In which Valarien discovers that the games people play
When the two torturers returned, Vayadir brought with him some more food for Valarien.
"And make sure 'e gets it all," growled Sterkvarl, as the smaller man carried it across. "It's not fer the likes o' thee."
Vayadir muttered something under his breath which, fortunately for him, Sterkvarl didn't hear. It seemed that Zervan was now trying to tempt the wizard in a different way, for the food sent down might have come from his own table. There was wine, too - a delicate white wine, probably a Volasnian Chardonnay, for the fish; a spicy-smelling Lascan Cabernet and lastly, a rich black Muscat as an accompaniment to the sweetmeats. The quality of both food and wine was excellent but Valarien was thankful that the quantity was small. His body would otherwise have rebelled against such richness after so long a period on the edge of starvation.
Vayadir brought more food later on before he and Sterkvarl gave up their grisly business and left their prisoners to uneasy sleep - if sleep they could . . . Valarien could, having managed to summon up a little magical assistance. His sleep was deep and dreamless and healing, but it could not prevent him waking up to hell again - and a hangover.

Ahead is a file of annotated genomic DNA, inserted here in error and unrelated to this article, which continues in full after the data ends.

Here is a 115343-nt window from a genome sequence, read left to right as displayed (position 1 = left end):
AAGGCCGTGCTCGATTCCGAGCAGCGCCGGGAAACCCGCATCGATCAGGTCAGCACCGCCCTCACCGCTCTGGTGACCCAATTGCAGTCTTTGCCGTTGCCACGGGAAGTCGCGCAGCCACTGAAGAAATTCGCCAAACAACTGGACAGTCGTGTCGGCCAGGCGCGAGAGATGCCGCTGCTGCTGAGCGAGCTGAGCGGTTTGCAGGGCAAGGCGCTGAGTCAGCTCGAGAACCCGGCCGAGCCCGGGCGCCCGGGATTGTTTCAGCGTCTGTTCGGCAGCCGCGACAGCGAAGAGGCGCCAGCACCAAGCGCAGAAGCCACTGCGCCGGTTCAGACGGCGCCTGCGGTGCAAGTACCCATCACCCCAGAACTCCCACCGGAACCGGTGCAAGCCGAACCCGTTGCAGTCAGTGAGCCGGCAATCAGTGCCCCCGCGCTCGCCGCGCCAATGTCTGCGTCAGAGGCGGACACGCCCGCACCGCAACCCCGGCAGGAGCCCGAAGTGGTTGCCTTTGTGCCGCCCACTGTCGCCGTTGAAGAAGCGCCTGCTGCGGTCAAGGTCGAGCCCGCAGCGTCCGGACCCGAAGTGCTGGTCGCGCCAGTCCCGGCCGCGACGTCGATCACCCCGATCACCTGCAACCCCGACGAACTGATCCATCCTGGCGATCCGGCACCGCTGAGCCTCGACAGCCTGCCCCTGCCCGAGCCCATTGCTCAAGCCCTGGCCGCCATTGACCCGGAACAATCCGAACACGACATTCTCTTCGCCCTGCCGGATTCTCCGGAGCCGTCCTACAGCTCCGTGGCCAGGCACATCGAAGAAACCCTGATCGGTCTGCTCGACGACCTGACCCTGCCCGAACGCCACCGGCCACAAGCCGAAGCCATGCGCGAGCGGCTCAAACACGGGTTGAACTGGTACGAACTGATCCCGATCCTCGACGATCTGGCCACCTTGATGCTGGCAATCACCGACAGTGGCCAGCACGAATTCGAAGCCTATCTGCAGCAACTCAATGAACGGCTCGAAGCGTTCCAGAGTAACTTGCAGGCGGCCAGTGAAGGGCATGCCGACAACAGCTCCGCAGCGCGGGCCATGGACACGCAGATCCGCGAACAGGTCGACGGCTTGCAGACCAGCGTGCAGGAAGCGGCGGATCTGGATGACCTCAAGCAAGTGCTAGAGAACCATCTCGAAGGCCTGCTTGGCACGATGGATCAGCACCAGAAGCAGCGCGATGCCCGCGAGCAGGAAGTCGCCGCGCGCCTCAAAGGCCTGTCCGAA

Vayadir was taking food to some of the other prisoners, so the wizard took the opportunity to test the recovery of his magical powers against the sphere again. It was better, but still beyond his strength. He was contemplating an elemental transmutation spell when Vayadir appeared beside him.
"Oh dear," he said, "are we 'ungry then? An' I 'aven't got anythin' for ya today. Ain't that a shame? I tell ya what. 'Cause I likes yer, I'll gi' ya a drop to drink - just outta the kindness of me 'eart. 'Ow's that?"
Valarien couldn't say he was overjoyed, but accepted what was going.
"This is your big day today, fella," the little man went on gloatingly with a sadistic grin. "Today, we gets to play a little game, you an' me. It's called pilliwinks. Knows it, does ya?"
Valarien didn't, but knew for certain that he wasn't going to like it. Vayadir went off happily to fetch the appropriate implements, but after a lot of rattling and clanking, came back empty handed. Cries of pain from somewhere nearby enabled him to locate the pilliwinks.
"Oh dear," he remarked consolingly, "Sterkvarl seems to be using 'em at the moment, but never mind, eh. There's plenty more fings we can play, like this." He leaned casually on the wooden bar that operated the rack's mechanism. Valarien winced in pain.